May 26, 2016
Reach into the pantry and grab a cereal box. Now flip it over and look on the back, notice anything different? You will soon. Hold on tight, because the you will soon see a change in the product and package labeling that will be hard to ignore.
In March 2014, the FDA proposed a systematic change in the way nutrient measurements are broken down on the nutrition facts label on consumable food items, and thus how the consumer interprets the healthful value of the product. Proposed changes include disclosing the amount of added sugars, percentage of daily value (%DV) of total sugars, adjustments in serving size, and enlarging the font size of the caloric content.
The FDA’s push to adjust the nutrition fact label on packaged food items has been a two year process, and it finally looks like it is going to happen. The proposal is in its final stage of being approved by the White House Office of Management and Budget. If it passes, this will the first change to the label since its inauguration in 1994.
Label adjustments aren’t stopping there. On July 1, 2016 Vermont’s mandate on the identification of GMO ingredients in food products goes into effect. This little state is creating large waves as national corporations are beginning to identify which products contain GMOs. Manufacturers and distributors cannot logically or feasibly change their labels for just one state, so large and influential companies like General Mills publicly announced they would be making the transition so the warning label reaches all states.
These changes in the labeling system will lead to increased transparency between the manufacturer and the consumer, which will ultimately lead to increased awareness of what he or she is consuming. This means the consumer will be able to make a much more educated decision in their purchasing and eating habits. This is exciting because it puts more power back in the choices of the people.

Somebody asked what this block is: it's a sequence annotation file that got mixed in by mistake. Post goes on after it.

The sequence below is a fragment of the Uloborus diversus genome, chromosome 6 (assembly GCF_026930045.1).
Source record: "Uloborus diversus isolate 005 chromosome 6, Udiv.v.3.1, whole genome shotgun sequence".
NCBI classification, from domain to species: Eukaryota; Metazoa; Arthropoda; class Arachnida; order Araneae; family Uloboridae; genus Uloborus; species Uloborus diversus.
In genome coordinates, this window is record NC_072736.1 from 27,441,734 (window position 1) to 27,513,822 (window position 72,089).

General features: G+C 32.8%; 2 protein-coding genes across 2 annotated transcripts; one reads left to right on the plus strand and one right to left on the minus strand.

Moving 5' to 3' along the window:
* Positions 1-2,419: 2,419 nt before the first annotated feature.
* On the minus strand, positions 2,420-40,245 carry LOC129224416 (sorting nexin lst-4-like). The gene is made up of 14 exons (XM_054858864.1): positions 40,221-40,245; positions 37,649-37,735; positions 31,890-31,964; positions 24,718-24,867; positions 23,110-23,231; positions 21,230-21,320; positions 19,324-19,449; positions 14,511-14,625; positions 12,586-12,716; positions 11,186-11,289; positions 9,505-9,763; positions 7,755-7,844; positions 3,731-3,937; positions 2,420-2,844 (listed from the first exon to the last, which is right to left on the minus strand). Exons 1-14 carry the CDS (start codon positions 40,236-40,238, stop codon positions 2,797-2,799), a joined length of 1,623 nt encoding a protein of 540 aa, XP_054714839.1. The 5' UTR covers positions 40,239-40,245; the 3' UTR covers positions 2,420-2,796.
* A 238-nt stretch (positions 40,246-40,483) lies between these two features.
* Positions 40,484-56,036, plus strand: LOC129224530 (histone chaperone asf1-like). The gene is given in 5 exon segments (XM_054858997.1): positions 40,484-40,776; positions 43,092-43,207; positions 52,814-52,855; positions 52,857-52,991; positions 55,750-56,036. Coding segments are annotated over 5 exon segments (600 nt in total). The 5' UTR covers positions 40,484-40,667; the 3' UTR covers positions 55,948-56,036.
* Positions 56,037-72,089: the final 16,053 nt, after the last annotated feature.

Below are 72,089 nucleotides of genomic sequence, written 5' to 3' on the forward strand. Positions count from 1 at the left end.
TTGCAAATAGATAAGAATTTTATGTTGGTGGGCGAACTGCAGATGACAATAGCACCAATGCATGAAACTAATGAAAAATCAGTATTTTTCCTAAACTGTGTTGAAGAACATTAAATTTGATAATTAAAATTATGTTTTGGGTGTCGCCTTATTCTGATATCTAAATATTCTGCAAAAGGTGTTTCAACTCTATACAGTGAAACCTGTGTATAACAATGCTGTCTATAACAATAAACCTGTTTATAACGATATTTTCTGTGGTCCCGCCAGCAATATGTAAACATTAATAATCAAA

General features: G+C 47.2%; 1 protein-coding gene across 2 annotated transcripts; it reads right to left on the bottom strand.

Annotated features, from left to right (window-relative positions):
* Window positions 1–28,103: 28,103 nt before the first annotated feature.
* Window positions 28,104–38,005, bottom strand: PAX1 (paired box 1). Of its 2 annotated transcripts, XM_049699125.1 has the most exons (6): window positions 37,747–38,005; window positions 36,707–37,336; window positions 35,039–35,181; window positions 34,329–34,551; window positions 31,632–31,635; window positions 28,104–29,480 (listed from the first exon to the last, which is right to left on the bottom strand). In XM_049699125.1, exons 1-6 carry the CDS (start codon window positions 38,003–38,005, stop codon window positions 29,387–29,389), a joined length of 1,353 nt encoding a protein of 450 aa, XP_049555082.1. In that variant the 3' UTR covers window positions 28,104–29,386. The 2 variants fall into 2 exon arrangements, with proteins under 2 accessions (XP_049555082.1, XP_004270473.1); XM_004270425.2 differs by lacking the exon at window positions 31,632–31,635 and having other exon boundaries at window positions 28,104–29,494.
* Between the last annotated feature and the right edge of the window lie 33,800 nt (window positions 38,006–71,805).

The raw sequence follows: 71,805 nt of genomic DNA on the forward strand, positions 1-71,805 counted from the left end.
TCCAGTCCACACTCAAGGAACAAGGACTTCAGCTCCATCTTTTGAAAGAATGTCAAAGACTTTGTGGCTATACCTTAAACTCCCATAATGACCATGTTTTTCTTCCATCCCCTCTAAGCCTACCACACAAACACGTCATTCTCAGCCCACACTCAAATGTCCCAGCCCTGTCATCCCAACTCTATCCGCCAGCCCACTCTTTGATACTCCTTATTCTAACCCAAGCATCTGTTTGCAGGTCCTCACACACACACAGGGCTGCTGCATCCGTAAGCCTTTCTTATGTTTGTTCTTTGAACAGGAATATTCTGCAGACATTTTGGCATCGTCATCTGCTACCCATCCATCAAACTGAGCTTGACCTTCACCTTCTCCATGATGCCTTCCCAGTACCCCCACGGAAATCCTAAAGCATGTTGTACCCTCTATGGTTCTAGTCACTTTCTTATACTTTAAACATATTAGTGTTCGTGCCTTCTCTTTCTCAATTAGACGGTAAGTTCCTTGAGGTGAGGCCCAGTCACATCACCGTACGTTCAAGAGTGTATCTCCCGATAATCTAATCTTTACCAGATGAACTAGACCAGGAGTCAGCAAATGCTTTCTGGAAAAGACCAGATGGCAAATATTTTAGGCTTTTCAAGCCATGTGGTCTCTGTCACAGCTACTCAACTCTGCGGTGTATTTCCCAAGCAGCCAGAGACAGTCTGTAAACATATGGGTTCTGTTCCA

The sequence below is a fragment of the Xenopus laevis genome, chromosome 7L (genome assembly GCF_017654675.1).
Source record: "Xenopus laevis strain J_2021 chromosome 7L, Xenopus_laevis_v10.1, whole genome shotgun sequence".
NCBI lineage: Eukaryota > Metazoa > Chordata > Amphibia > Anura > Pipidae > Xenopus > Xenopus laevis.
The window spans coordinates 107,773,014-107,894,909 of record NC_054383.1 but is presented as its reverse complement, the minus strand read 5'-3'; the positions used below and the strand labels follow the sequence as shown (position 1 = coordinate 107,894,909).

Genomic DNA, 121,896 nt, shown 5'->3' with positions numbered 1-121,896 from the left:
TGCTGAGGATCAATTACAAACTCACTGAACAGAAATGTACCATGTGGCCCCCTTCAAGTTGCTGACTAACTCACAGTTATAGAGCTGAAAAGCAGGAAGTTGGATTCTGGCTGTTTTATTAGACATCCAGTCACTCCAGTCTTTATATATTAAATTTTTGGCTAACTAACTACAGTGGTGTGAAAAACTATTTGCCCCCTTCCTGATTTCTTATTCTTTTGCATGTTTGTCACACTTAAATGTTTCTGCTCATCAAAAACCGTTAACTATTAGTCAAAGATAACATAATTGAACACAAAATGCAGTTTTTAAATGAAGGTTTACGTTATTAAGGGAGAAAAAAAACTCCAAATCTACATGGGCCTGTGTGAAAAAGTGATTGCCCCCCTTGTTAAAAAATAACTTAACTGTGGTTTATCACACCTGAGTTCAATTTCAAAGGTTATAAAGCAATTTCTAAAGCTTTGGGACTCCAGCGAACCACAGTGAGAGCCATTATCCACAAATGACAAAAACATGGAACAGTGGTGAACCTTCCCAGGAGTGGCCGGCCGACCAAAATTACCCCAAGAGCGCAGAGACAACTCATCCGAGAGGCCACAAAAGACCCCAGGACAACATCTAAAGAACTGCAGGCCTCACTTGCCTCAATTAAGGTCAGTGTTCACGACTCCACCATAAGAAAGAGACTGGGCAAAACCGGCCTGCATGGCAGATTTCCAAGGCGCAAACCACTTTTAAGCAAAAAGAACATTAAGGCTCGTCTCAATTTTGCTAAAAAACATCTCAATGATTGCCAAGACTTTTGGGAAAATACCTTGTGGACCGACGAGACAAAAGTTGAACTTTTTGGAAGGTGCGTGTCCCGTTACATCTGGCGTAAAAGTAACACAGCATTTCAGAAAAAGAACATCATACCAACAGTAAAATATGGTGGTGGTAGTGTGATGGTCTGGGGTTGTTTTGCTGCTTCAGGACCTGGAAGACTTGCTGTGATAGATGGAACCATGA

Importantly, these changes have significant and exciting implications for every part of the supply chain. These label changes will require packaging to be refreshed, in order to redesign or reorganize the layout to accommodate this new information.
For this reason, now is a wonderful opportunity for companies in the food and beverage industry to join the How2Recycle program! The How2Recycle label can be easily added to packaging while these nutrition panel and GMO label changes are taking place. The How2Recycle label is another opportunity to reach consumers in a new, transparent, and beneficial way. With the help of the How2Recycle label, consumers will know exactly how to properly dispose of the packaging once it is used.
These changes are a positive development because consumers appreciate transparency and dislike feeling as though they are left in the dark. A 2014 study found that consumers were consistently more willing to purchase a product if they were told the full story. According to Bhavya Mohan, a Harvard PhD candidate in marketing, “When firms communicate the effort that went into making a good, consumers tend to value the product more.” Communicating accurate recycling instructions to your consumers is another way to build value for your brand, in addition to communicating nutrition information.
The way America does business is changing. Consumers seemingly are developing a greater concern for what they are putting into their bodies and more regard for their lasting mark on the environment. New communication avenues between the manufacturer, distributor, and the consumer, such as How2Recycle, can allow the different stages of the supply chain to generate a market based on trust and increase the likelihood of healthy behaviors that benefit our bodies, our economy, and our environment.